• What are fair, reasonable and non-discriminatory (FRAND) terms (including rates) for a licence of standard essential patents (SEPs)?
  • Guidance within two judgments on negotiating FRAND licences and precedent terms for a licence, and on the outcomes/remedies
  • Interplay between patent and competition law

What's it about?

The European Telecommunications Standards Institute (ETSI) sets standards for operators in the mobile telephony industry. It requires ETSI members to inform ETSI of the 'essential' intellectual property rights that they own, which are known as standard essential patents (SEPs). This is because SEPs must be licensed to users of SEPs on 'fair, reasonable and nondiscriminatory' (FRAND) terms, in order to prevent monopolisation.

In April 2014, Unwired Planet International Ltd (Unwired), a US based patent owner, sued several companies, including Huawei Technologies Co. Ltd (Huawei), for infringement of six UK patents, five of which it claimed to be SEPs. The dispute was subsequently split into a number of technical trials determining the validity, essentiality and infringement of each patent, followed by a non-technical trial to determine the effect of the FRAND and competition issues as well as the nature and quantum of appropriate relief (if any). By the commencement of the non-technical trial in autumn 2016, two patents had been found to be valid and infringed, and all the defendants had settled the claim apart from Huawei. Both Huawei and Unwired had made offers of licence terms regarding the SEPs, which they characterised as FRAND but were rejected by the other party. The findings of this nontechnical trial are discussed below.

Why does it matter?

In an April 2017 judgment, the High Court gave the first UK court determination of FRAND benchmark licence terms and rates. The decision does not provide a definitive framework, but rather valuable guidance when determining what constitutes FRAND terms during a dispute regarding SEPs.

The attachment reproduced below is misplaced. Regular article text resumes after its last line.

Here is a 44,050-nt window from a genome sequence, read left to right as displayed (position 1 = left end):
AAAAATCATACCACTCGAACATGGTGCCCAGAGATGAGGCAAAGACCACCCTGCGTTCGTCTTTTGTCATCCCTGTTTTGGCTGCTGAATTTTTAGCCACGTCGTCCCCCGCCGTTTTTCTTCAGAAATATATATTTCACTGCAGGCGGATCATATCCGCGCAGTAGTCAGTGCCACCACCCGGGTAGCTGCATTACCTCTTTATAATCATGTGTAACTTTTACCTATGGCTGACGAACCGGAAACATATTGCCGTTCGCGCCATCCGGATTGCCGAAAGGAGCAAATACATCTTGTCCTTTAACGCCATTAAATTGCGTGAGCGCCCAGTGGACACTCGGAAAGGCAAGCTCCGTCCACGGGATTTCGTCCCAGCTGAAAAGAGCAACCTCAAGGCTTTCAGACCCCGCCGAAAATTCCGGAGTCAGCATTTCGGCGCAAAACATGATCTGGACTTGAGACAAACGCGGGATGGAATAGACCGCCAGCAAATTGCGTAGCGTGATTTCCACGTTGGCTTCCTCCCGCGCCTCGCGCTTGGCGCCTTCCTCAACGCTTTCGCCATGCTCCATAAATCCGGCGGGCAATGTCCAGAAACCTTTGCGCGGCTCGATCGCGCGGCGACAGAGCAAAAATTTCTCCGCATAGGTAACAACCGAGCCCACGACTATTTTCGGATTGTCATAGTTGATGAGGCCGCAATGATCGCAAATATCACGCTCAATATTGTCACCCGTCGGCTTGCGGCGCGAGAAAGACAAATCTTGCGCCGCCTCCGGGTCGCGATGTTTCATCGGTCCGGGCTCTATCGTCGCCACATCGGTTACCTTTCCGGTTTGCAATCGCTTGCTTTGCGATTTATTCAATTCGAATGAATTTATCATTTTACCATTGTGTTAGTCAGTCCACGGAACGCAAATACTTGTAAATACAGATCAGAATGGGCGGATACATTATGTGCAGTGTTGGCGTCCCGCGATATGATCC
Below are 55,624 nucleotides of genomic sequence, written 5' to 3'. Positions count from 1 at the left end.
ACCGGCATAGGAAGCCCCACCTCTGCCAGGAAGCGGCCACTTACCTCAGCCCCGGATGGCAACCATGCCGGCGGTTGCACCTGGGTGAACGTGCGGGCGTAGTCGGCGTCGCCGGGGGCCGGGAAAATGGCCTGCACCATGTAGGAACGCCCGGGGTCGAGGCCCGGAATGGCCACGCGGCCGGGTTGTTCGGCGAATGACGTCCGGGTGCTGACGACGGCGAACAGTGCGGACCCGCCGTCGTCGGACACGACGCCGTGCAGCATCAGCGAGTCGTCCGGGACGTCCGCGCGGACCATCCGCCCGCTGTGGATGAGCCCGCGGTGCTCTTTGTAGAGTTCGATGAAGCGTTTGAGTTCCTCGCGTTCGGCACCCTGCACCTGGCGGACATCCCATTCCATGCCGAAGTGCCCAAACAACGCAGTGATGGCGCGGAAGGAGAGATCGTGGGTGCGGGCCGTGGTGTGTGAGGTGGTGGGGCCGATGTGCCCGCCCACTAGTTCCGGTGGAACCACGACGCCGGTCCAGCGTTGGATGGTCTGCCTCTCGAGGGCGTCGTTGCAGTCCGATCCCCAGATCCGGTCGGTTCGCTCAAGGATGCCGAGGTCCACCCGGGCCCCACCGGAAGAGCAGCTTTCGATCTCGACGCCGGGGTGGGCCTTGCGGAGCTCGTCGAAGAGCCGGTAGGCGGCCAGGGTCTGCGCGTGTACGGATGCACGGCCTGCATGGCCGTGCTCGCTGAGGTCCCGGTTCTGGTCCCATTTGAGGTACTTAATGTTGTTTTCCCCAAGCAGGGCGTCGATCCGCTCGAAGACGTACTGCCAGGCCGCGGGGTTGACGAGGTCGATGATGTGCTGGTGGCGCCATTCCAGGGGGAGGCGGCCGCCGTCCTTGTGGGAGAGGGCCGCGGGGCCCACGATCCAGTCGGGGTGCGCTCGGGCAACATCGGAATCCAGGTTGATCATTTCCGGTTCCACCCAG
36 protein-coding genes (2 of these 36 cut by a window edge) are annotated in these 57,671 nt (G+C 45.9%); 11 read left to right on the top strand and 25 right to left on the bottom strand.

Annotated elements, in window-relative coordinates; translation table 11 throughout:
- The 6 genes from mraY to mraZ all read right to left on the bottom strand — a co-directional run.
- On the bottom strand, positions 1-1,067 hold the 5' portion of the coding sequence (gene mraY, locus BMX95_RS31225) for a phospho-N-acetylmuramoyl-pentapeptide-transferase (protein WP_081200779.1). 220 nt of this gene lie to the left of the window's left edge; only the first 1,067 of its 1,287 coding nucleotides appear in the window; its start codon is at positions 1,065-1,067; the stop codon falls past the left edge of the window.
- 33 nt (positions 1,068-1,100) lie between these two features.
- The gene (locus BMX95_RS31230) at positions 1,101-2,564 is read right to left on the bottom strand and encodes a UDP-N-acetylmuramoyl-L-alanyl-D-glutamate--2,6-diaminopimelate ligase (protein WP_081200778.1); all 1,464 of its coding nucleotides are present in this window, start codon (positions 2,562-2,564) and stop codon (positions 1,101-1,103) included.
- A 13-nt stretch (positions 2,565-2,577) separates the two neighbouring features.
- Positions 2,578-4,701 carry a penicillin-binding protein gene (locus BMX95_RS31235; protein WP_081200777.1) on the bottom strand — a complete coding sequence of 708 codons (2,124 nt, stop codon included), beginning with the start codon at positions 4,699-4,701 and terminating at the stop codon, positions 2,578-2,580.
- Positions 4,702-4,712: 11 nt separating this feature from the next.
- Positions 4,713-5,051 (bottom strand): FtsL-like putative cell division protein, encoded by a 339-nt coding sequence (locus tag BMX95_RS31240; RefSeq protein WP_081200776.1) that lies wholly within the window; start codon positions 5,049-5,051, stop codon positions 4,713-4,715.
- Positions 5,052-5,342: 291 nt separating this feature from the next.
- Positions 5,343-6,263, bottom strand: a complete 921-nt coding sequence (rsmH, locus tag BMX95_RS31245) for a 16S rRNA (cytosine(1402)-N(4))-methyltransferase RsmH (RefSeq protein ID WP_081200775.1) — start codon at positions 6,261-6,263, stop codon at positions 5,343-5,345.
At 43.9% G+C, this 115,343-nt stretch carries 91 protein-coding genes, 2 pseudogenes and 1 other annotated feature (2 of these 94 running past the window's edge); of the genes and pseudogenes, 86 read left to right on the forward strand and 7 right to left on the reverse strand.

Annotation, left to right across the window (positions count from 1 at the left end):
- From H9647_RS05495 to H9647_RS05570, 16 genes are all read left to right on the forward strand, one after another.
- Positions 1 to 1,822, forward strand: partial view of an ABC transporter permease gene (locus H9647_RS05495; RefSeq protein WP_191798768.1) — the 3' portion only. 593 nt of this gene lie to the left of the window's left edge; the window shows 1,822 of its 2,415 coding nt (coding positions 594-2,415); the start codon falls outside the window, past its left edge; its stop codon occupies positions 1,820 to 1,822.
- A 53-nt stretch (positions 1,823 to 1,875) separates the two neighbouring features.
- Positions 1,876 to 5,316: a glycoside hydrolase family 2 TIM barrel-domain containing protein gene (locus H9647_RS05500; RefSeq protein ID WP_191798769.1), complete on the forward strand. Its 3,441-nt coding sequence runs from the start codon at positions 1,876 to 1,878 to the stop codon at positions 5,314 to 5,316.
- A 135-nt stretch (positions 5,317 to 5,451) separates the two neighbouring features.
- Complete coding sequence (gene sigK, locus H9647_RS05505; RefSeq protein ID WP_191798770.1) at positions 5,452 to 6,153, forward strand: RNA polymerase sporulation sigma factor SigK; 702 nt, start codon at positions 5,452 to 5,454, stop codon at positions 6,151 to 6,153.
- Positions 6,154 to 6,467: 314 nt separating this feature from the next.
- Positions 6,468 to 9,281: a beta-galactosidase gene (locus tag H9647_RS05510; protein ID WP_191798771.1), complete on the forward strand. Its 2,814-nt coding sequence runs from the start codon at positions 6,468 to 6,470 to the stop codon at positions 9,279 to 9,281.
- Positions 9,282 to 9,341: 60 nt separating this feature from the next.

In terms of quantification, the Court presented two approaches for determining the FRAND licence rate: the 'top-down' (apportioning the total royalty burden for a portfolio to account for the relevant SEPs being licensed) and 'comparable licences' methods. Both provide a useful starting point but are still subjective in their application, whether by considering what constitutes a relevant SEP or a comparable licence (particularly when first having to ''unpack'' it from a combined product). Additionally, it was held that a FRAND rate need not match a lower royalty rate agreed with a third party unless the difference is large enough to distort competition.

The Court held that a company's FRAND undertaking to ETSI was public and irrevocable and, as such, may be enforced and quantified in the English courts, as well as relied upon by a third party. In each instance, FRAND terms are not a range but, alternatively, can be distilled down to a single set of terms by the court, eliminating the potential difficulty arising if two parties were to present offers at either end of a hypothetical FRAND spectrum.